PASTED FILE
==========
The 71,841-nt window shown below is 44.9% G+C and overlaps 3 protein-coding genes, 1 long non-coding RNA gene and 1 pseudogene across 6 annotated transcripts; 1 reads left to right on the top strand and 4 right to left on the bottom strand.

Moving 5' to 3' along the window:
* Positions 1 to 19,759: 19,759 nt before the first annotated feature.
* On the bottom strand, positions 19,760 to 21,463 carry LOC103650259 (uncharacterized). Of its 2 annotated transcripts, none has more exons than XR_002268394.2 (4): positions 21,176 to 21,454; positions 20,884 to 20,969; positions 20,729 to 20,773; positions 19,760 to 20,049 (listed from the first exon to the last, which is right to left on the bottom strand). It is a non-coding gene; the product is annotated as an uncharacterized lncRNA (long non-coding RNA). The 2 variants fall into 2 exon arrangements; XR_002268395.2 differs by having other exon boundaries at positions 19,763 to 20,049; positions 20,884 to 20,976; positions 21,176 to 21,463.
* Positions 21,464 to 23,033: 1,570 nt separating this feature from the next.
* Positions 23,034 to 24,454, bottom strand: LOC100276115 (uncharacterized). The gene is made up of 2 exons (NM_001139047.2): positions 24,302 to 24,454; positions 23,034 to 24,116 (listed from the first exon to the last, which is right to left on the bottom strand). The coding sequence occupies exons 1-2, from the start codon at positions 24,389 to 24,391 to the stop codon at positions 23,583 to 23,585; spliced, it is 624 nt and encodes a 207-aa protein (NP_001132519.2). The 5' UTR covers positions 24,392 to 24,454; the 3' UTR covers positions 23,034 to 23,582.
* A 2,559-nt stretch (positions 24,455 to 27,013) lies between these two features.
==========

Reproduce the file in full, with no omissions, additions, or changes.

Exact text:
The 71,841-nt window shown below is 44.9% G+C and overlaps 3 protein-coding genes, 1 long non-coding RNA gene and 1 pseudogene across 6 annotated transcripts; 1 reads left to right on the top strand and 4 right to left on the bottom strand.

Moving 5' to 3' along the window:
* Positions 1 to 19,759: 19,759 nt before the first annotated feature.
* On the bottom strand, positions 19,760 to 21,463 carry LOC103650259 (uncharacterized). Of its 2 annotated transcripts, none has more exons than XR_002268394.2 (4): positions 21,176 to 21,454; positions 20,884 to 20,969; positions 20,729 to 20,773; positions 19,760 to 20,049 (listed from the first exon to the last, which is right to left on the bottom strand). It is a non-coding gene; the product is annotated as an uncharacterized lncRNA (long non-coding RNA). The 2 variants fall into 2 exon arrangements; XR_002268395.2 differs by having other exon boundaries at positions 19,763 to 20,049; positions 20,884 to 20,976; positions 21,176 to 21,463.
* Positions 21,464 to 23,033: 1,570 nt separating this feature from the next.
* Positions 23,034 to 24,454, bottom strand: LOC100276115 (uncharacterized). The gene is made up of 2 exons (NM_001139047.2): positions 24,302 to 24,454; positions 23,034 to 24,116 (listed from the first exon to the last, which is right to left on the bottom strand). The coding sequence occupies exons 1-2, from the start codon at positions 24,389 to 24,391 to the stop codon at positions 23,583 to 23,585; spliced, it is 624 nt and encodes a 207-aa protein (NP_001132519.2). The 5' UTR covers positions 24,392 to 24,454; the 3' UTR covers positions 23,034 to 23,582.
* A 2,559-nt stretch (positions 24,455 to 27,013) lies between these two features.